Lifestyle / Opinion

Sephora accused of anti-Asian discrimination

Sephora, a multi-billion dollar company that sells cosmetics, fragrances, skin care, and body care products, blocked a lot of accounts that have Asian domains or Asian last names during its annual sale in November. The reason the company gave was suspicion that some Asian purchasers were actually resellers who were buying massive amounts of product at a discount and then reselling them at a higher price. Therefore, the company blocked Asian customers’ accounts during the sale. In response, four people filed a class action lawsuit against the company on November 19. I may be joining their number soon.

Sephora started a 20 percent sale that was available to “VIB Rouge,” the highest level of Sephora’s membership, on November 5, 2014. On the next day, as the sale opened up to also include “VIB,” a lower status of membership, Sephora’s website crashed due to the high volume of traffic. As a result, the company decided to deactivate some accounts, including my own.

I tried to reach out to the Customer Service two times on November 6, and neither agent was able to provide reasonable explanation; in addition, neither one even tried to apologize. On November 7, I went on to Sephora’s Facebook homepage and was surprised to see that many Asian people were confronting the same issue. Shockingly, as complaintAuQo4Uus started accumulating on Weibo, a Chinese social media network, and on Sephora’s Facebook page and Twitter, it became more and more evident that most of the people who had their accounts blocked were either registered with their legal Chinese names or with an email address that had an Asian domain. I myself had both “qualifications.”

Later on that day, Sephora emailed and posted a statement on Facebook, saying that the company blocked accounts “due to reselling […] in order to optimize product availability for the majority of [its] clients.” After seeing this explanation, I called the newly established VIB hotline to check on my account status; without asking for my email address, the agent told me directly that “Currently, we are not reactivating any account.” And when I tried to explain that I was not a reseller, and in fact, I did not even place an order but only attempted to log in, the agent said that the Business Department had made the decision to deactivate my account, and the decision was final.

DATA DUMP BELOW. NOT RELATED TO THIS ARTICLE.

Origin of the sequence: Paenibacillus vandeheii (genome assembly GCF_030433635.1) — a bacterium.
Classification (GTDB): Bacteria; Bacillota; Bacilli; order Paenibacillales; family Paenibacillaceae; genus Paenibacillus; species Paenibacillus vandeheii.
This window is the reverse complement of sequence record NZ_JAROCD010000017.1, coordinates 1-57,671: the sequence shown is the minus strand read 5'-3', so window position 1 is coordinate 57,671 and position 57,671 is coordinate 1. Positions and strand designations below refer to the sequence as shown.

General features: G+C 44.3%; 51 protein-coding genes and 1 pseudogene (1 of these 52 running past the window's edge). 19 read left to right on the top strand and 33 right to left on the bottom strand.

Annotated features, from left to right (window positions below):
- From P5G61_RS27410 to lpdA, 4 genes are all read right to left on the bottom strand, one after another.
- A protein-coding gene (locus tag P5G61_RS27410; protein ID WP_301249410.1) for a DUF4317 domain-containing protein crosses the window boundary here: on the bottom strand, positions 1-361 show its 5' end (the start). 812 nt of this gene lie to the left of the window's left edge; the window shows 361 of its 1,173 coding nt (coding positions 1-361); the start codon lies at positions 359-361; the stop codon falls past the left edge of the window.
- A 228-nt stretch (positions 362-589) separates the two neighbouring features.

Consequently, people who had called the hotline were even more irritated than before. I think that, even if Sephora agreed to reactivate my account, it would not solve the essential issue, which is that it blocked a lot of international customers, mostly Chinese, out of an intent to discriminate. After consulting with Ms. Alexandra Siemon, a Social Studies teacher, and one of her daughters, Anna, who is a lawyer, I decided to file a complaint against Sephora at the Massachusetts Commission against Discrimination, based on the following two reasons:

  • I did not receive any notice in any form before Sephora locked my account. Sephora failed to explain how it determined my account to be suspicious. In fact, Sephora has full access to all my personal information, such as previous orders and mailing address, which would help them establish a basic screening. However, it seemed that Sephora did not choose to do so, because I have purchased less than ten items in the past year and am thus clearly not a reseller. Therefore, Sephora’s decision did not meet the “reasonable suspicion.”
  • As a seller, Sephora has no right to interfere with how its costumers deal with the products after it has sold them. The illegal action of reselling itself, because it involves the issue of tax evasion, is the responsibility of importing and exporting countries’ customs, not that of Sephora. It is undeniable that there are many resellers and opportunists, and yet if Sephora really suspects certain accounts or individuals, it should go through legal investigation, instead of blocking a lot of Asian accounts.

Sephora could have simply avoided bulk purchases by restricting numbers of items per account, but not only the company did not put on limitation, it also allowed unlimited use of the 20 percent off coupon. Deactivating accounts does not necessarily mean discrimination, and yet treating its costumers unfairly and failing to provide reasonable explanation are. I’m not inclined to say it was racism, though, since it depends on to what extent Sephora was reckless. On November 12, a man in New York created a Weibo account called “Rise_Against_Sephora,” announcing that he had contacted his lawyer to file a class action lawsuit against Sephora. I’m keeping in touch with him to share the information he has gathered to make my own complaint more valid and convincing.

Images: Screenshots by Letitia Zhang of Sephora’s blocked accounts on the company’s webpage and of social media complaints about blocked accounts by Asian customers.

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